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Financial Planner Safe Withdrawl Rate Presentation
Old 12-10-2013, 11:14 AM   #1
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Financial Planner Safe Withdrawl Rate Presentation

I just listened to this presentation: - Marotta Wealth Management, Inc.

It was titled "Safe Withdrawal Rates and Zero Risk Portfolios" and was given by a professional financial planner. If alarm bells are going off in your head (and they should be), it isn't a pitch at all (he recommends Vanguard funds and ETFs, and only has a couple of specifics in there).

I thought this was an interesting chart:

So if you're 65 and planning on living to 100, you see your withdrawl rate is 4.43% (presuming you beat inflation by 3%). Actually the planner uses this chart after gathering the client's past expenses and knowing the size of the portfolio. So once he gets a percentage, he'll tell the client how many years they have left if they keep the status-quo.

He also talks about asset allocation and how a purely bond portfolio typically doesn't keep up with inflation. Here's an example slide on asset allocation:

Nothing new here for most regulars on this board, but I'd say it wouldn't be a bad thing for someone that wants an overview. It was nice to hear it from the perspective of someone who manages other people's money..."When (something happens) I then do (something) in my client's account", kind of thing.

The whole "zero risk" thing rests on presumption that equity returns will "always" reverting to the mean in time. The missing bit, I think, are the rules for how asset allocation is managed in down markets while continuing to spend from the stability side. He does talk about keeping 6 or 8 years on the stability side (say 25%), and talks about not selling any equities in down markets, but if you have a long downturn in equities, your stability allocation might get really low while you wait for the equities to recover. I guess you delay your rebalancing, but how much recovery do you wait for before executing steps to attain your "normal" asset allocation. Maybe that's the part you have to pay for

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Old 12-10-2013, 11:30 AM   #2
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No surprises, a 30 year retirement has a ~4% SWR, and asset allocation matters.

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Old 12-10-2013, 11:33 AM   #3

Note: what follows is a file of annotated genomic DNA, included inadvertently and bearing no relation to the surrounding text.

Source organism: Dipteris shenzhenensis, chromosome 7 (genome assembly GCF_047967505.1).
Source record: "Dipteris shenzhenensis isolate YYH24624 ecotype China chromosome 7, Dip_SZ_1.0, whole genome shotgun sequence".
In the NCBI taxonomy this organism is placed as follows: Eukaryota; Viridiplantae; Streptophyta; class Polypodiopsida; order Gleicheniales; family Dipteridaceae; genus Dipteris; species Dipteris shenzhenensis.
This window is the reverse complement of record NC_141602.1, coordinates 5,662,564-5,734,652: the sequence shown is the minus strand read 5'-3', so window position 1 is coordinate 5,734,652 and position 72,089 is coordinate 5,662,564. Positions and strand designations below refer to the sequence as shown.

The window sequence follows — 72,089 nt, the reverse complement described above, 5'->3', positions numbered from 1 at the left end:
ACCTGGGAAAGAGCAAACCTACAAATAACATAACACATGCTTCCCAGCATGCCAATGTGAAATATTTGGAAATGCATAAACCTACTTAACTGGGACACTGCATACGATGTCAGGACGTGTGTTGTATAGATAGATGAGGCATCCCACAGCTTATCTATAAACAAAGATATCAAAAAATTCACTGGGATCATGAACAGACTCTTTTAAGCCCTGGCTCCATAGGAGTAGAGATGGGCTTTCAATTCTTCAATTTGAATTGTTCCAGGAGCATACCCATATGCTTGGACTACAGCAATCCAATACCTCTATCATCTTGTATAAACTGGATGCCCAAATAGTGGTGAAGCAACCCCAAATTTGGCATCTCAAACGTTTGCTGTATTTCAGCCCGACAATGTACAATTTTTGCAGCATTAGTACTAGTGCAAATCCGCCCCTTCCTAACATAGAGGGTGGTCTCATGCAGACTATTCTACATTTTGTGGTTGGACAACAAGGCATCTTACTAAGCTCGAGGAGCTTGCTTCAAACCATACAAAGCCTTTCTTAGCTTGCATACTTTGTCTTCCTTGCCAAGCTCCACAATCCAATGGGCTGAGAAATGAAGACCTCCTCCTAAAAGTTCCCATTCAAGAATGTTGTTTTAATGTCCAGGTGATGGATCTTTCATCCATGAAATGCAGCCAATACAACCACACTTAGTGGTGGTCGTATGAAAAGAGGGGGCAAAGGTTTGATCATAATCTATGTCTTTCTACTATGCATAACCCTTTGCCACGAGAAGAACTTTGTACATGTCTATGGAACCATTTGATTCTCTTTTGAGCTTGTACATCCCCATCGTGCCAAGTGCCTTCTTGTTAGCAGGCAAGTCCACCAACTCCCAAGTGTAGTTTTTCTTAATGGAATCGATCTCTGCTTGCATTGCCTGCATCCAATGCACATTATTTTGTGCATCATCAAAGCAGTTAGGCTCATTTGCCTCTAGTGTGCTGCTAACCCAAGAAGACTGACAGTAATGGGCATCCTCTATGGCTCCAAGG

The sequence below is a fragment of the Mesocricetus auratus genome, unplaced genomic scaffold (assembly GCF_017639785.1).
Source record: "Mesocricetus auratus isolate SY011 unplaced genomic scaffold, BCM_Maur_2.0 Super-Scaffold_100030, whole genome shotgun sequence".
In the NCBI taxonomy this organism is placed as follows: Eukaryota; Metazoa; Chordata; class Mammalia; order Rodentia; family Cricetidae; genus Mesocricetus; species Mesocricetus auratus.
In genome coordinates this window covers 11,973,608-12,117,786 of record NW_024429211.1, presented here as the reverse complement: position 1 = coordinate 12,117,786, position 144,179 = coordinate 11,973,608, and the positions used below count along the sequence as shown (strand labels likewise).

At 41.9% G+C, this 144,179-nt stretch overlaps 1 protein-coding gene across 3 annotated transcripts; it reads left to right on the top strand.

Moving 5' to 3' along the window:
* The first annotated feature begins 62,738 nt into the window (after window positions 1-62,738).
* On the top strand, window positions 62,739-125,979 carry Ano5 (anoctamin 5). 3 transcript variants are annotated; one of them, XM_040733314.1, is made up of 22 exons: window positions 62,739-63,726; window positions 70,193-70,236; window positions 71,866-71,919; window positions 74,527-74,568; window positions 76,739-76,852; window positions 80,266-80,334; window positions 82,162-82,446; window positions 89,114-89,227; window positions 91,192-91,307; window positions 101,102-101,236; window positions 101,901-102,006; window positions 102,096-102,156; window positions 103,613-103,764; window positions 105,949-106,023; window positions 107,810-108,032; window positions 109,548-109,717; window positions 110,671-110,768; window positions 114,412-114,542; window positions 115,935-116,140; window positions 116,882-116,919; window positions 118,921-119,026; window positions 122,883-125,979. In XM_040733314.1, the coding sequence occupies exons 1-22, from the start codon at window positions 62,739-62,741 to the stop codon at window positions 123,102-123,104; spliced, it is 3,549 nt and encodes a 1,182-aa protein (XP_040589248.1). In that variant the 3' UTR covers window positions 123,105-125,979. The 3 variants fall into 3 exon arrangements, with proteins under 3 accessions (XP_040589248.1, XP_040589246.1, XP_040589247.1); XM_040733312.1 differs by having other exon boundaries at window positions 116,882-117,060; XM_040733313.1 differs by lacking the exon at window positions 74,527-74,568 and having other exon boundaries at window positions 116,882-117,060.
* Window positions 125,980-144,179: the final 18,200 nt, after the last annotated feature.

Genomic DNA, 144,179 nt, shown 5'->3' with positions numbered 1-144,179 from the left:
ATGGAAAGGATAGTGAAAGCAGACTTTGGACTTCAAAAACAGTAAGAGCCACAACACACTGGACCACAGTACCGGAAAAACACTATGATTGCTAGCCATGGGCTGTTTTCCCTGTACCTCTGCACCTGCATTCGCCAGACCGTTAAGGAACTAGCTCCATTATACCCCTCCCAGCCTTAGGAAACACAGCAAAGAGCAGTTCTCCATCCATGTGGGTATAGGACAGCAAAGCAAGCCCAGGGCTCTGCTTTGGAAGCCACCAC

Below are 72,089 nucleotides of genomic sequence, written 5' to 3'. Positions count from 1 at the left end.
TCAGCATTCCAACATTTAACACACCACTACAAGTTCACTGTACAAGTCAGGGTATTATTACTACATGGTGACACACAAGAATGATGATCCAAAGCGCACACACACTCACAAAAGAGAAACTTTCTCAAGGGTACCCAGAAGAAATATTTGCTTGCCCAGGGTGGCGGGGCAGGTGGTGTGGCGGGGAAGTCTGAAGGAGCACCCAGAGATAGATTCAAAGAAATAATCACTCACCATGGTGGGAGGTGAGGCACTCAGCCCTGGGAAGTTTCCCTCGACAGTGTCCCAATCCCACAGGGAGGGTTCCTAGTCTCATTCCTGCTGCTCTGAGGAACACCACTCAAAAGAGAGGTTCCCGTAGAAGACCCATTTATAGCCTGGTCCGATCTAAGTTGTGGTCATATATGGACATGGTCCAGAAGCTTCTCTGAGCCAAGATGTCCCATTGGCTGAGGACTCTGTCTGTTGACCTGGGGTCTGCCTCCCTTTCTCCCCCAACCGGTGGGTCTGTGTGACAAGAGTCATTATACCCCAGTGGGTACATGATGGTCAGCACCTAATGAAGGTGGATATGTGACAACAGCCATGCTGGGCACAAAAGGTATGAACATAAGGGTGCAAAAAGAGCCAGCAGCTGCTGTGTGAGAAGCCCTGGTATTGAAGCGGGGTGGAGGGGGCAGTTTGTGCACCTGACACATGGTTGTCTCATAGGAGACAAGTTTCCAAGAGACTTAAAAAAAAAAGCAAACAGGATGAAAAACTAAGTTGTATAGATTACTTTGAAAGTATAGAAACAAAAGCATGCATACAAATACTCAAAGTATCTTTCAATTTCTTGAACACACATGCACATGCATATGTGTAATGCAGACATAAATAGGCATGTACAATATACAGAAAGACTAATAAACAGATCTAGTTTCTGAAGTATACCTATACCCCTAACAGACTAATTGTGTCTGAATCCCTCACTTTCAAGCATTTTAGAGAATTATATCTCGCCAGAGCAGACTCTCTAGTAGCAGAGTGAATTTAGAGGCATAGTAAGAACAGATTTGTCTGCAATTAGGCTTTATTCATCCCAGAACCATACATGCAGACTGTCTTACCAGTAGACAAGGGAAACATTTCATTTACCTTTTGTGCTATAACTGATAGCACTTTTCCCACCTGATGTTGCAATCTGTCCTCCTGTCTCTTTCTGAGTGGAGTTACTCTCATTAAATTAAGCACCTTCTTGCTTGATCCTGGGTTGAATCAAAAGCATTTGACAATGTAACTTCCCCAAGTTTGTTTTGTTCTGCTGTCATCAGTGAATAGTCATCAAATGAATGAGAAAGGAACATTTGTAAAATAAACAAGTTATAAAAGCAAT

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Boy, it would take some large gonads to have 75% or more in stocks in your golden years, wouldn't it?
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Old 12-10-2013, 12:02 PM   #4
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Originally Posted by sengsational View Post
So if you're 65 and planning on living to 100, you see your withdrawl rate is 4.43% (presuming you beat inflation by 3%).
I just happen to be 65, and my financial plan has me living to 95 or 100. There is no way that I would withdraw 4.43%.

My reasoning for that is as follows. As I understand it, his numbers are based on past market performance. I am not convinced that future market performance will be as strong as past market performance has been. During the 20th century, the U.S. was growing and had thriving manufacturing and industry, and I guess we more or less dominated the world economy during that century. I am not sure what the future holds but it may not be quite like that.

So, just to stay on the safe side, I feel more comfortable with around 3.5% as an absolute maximum (my actual withdrawals have been at 2% but 3.5% does not sound crazy to me).

Originally Posted by golfnut View Post
Boy, it would take some large gonads to have 75% or more in stocks in your golden years, wouldn't it?
That's for sure! I don't see myself ever doing that, since I am not a fan of the Smith and Wesson solution.
Time >> Money
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Old 12-10-2013, 12:37 PM   #5
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The FP used Bill Bengen's "safemax" withdrawal rates.

Age % Stocks SWR
55 65 4.2
60 60 4.3
65 55 4.4
70 50 4.5
75 45 5.0
80 40 5.2
85 35 5.5
90 30 6.0
AA = 60/35/5. Expected CAGR = 5.7%. GSD (5y) = 7.8%. USD inflation (10 y) = 1.8%. AWR = 3.0%. TER = 0.5%. Net Port Yield = 1.7%. Term = 36 yr. FI Duration = 4.9 yr. Portfolio survival probability = 86%.
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Old 12-11-2013, 05:12 PM   #6
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Yes but aren't these percentages based upon inflation increases each and every year? Even in bad markets a constant 4% withdrawal of portfolio amount should last much longer than I will. I know I know that someone is going to say but what if the market drops BIG TIME every now and then. I thought Clyatt's research on this was revealing that each year it drops you take 95% of the previous years withdrawal. Bob found that doing this the portfolio still lasts.

Another study I read and I believe it was Larry Swedroe I think found that after every major crash going back to the early 1900's recovered within 3 years. Not to say the past is prologue to the future but if the market didn't recover in three years it would be an anomaly compared to history.

Another thing about these studies is they don't work for everyone. So I take 3% or 4.5% or whatever it works out to be, this chart tells me how long the cash will last. However, when a small pension comes on line and social security at age 70 I won't be tied to these percentages as I won't need much in the way of withdrawals at that age. My fear that I am working on now to reduce will be taxes on RMDs.

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